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The Hornets are challenging conventional wisdom by beating the Heat with depth

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The Hornets' depth has allowed them to make the necessary adjustments to beat the Heat.

Steve Mitchell-USA TODAY Sports

Depth is typically considered a regular season luxury, not a postseason necessity. Rotations shorten once the playoffs roll around and star players see their minutes climb, relegating teammates to the deep bench. Having the best player is typically considered a bigger advantage than having the seventh-, eighth- and ninth-best.

The Hornets are proving that there are always exceptions to what we accept as common knowledge. After two losses, they used their superior depth to make the necessary adjustments to take control of a series that at one point seemed to be beyond their grasp.

Going into Game 3, Charlotte was down 2-0 and had lost Nicolas Batum, arguably their best player. Miami's small lineups with Hassan Whiteside at center where killing the Hornets' defense. Charlotte was one step late against a quicker, more athletic opponent that was dominating the paint and raining three-pointers on them. Things were looking dire.

In order to get back in the series, they needed to make a big adjustment and they did. Marvin Williams slid down to small forward while Cody Zeller came off the bench. Charlotte decided to go big with Frank Kaminsky and Al Jefferson at the big men slots. Spencer Hawes started getting more burn, as well, as Charlotte went big more often.

As counterintuitive as it seemed at the time, the move worked perfectly. The new starting lineup allowed the Hornets to regain control over the defensive glass -- a cornerstone of their system -- while the bench units did great on defense. The Heat's field goal percentage at the rim dropped from 78 percent in the first two games to 49 percent in the last three. The outside shots that were falling in the past stopped going in, and that slump doomed Miami.

Heat wins vs. losses

Had the adjustment on the starting lineup helped on defense but hurt on offense, it would have been a lateral move. Fortunately for Charlotte, the bench scoring has remained solid even after the change.

The Hornets have eight players averaging over 20 minutes per game in the playoffs to the Heat's seven. It's not surprising then that they've had a huge edge on bench points. Charlotte's subs are averaging over 33 points per game to Miami 22 and have outscored them in every single matchup except for the blowout loss to start the series. In the pivotal Game 5, the difference was 29 to 13. The edge on assists over five games has been huge, as well, with the Hornets' bench logging 26 to the Heat's 16.

That offensive boost that Charlotte gets from its subs has been a big factor on a series that has featured extremely low scoring for the past four games. The Hornets don't have that second star who can average close to 20 points but they make up for it by having several shot creators on their roster who can take turns running the offense. The Heat, meanwhile, rely too much on Dwyane Wade.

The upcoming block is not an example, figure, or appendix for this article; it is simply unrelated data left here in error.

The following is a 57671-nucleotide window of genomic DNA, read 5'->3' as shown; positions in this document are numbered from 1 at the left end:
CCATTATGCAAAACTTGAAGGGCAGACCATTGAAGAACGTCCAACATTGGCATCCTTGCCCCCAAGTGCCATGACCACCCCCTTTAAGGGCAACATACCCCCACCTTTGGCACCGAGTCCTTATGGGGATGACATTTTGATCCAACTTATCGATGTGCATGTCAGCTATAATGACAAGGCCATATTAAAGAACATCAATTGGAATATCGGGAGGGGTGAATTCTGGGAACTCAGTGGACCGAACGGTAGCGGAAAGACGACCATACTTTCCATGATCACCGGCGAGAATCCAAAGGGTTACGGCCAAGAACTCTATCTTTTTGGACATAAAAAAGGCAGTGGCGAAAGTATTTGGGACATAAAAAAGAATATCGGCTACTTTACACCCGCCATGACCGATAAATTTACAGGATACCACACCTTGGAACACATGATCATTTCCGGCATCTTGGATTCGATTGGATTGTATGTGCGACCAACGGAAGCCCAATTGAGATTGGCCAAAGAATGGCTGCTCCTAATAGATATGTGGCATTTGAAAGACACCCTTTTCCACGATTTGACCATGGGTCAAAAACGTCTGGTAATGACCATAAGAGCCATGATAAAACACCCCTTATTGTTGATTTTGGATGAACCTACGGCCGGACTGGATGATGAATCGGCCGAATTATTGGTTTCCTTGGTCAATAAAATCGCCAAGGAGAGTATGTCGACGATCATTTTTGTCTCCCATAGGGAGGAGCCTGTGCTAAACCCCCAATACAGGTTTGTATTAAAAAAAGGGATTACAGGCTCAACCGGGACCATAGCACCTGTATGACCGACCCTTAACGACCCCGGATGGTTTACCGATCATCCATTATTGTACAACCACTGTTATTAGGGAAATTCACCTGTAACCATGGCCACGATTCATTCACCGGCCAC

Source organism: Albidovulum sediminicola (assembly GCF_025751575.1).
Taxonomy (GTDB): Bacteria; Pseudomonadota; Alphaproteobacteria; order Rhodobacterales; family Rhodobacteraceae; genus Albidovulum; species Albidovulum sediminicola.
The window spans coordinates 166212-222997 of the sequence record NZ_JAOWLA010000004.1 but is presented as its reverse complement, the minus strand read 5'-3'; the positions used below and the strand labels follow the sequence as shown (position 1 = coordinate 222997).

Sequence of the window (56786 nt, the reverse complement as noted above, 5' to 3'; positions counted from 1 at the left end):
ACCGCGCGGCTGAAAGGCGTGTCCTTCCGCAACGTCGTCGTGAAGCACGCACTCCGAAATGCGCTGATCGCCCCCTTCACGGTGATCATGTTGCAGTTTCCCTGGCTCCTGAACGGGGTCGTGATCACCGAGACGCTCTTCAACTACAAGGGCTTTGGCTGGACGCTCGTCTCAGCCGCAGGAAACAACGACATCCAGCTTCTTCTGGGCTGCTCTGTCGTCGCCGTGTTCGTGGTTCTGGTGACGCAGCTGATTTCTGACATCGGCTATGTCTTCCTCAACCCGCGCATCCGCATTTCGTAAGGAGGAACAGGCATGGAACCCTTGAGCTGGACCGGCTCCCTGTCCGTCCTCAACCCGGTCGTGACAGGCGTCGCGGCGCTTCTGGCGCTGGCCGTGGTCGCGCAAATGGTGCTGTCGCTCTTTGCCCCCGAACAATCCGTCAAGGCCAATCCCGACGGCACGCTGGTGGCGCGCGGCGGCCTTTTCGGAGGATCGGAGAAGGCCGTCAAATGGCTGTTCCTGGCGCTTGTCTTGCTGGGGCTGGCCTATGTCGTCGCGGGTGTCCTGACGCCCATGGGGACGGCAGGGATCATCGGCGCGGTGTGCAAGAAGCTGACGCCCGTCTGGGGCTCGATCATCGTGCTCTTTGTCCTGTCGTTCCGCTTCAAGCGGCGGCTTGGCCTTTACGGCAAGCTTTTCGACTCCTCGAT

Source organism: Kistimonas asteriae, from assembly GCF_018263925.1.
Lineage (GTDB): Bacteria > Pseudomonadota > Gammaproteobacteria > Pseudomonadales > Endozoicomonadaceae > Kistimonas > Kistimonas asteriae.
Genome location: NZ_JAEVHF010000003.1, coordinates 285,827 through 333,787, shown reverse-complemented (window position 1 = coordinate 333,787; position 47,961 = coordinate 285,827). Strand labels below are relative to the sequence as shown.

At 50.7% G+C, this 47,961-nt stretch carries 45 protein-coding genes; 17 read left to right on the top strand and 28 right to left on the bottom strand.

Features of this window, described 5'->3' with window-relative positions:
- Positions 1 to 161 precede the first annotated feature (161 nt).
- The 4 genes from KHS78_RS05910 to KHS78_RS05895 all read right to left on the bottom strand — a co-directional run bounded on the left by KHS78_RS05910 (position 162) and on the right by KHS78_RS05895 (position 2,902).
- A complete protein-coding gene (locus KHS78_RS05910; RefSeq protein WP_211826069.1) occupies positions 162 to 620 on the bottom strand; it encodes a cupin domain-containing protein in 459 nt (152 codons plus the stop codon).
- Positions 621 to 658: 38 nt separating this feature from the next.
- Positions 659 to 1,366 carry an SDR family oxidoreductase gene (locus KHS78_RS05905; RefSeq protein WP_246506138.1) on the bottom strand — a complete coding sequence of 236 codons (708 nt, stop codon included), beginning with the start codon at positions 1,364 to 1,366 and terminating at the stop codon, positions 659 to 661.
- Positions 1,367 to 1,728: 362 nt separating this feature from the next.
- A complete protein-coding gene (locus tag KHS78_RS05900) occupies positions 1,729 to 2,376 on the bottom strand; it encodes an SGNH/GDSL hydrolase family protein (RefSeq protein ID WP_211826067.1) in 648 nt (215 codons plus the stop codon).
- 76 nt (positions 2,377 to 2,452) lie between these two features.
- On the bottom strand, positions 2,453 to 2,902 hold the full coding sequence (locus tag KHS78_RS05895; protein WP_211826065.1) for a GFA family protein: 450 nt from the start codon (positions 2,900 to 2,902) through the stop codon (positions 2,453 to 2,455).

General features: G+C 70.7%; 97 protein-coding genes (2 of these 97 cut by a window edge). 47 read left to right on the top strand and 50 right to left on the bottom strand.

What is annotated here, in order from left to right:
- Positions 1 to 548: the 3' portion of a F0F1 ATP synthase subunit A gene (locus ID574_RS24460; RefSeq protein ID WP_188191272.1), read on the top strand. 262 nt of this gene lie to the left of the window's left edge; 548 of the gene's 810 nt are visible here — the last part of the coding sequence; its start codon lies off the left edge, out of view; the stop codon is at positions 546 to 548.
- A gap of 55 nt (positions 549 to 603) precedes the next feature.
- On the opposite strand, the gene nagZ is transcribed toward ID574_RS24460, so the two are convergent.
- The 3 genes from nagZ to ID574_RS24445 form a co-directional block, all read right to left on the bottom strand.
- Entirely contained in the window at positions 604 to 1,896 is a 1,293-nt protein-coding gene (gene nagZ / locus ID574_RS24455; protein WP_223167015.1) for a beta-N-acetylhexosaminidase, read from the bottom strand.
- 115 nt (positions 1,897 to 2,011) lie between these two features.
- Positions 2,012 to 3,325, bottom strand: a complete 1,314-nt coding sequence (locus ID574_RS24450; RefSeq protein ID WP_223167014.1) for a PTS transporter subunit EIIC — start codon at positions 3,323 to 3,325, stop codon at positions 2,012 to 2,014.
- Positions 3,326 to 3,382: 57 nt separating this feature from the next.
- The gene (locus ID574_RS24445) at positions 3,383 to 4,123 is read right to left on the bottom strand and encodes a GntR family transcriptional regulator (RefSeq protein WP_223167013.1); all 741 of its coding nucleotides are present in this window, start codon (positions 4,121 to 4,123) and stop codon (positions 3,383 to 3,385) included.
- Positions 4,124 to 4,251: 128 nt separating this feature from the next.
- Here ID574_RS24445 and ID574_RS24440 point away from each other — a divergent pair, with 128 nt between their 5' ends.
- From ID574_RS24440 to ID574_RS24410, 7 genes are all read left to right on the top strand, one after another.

That was painfully obvious in the fourth quarter of Game 5. In his last stint, Wade used 13 of the Heat's 14 offensive possessions, operating almost exclusively out of hand-offs and ball screens. The Hornets knew what was coming, so they sent an extra defender to make him take tough shots or force him to give up the ball.

Wade is good enough that he managed to get six points but a lot of possessions just died in his hands. Some of his passes came late in the shot clock, leaving his teammates no choice but to pull the trigger on a contested jump shot. Even when he found someone open, they couldn't punish the defense.

In the same span, the Hornets had Walker initiate five possessions, Lin three possessions and Batum two possessions, while also running a set play out of a timeout for a Marvin Williams' three-pointer. The Heat couldn't focus all of their efforts on containing just one guy. They had to account for everyone on the court, which stretched their defense thin. The Hornets definitely made tough shots late but they have players that can do that and empower them to be aggressive instead of standing around, waiting for a savior, like Miami does.

Facing elimination and after three losses, a case could be made that it's now the Heat's time to make an adjustment. The problem is there's no obvious move to be made. The big men in their bench are fringe players at this point and Chris Bosh is out for the season. Their two best subs are rookies who have performed admirably but can't be reasonably expected to do better in an even bigger role. Erik Spoelstra will just have to make small tweaks and hope the three-pointers start falling again.

Miami has the best player in the series and a terrific starting lineup that had many thinking they could make a run at the Eastern Conference finals. That remains true, but their lack of depth has been exposed by a Hornets team that might lack the elite individual talent and name recognition of his opponent but simply has more quality NBA players in its roster.

Depth might not typically be a huge advantage in the playoffs but this series is a reminder that it can be when one team has plenty of it while the other has none.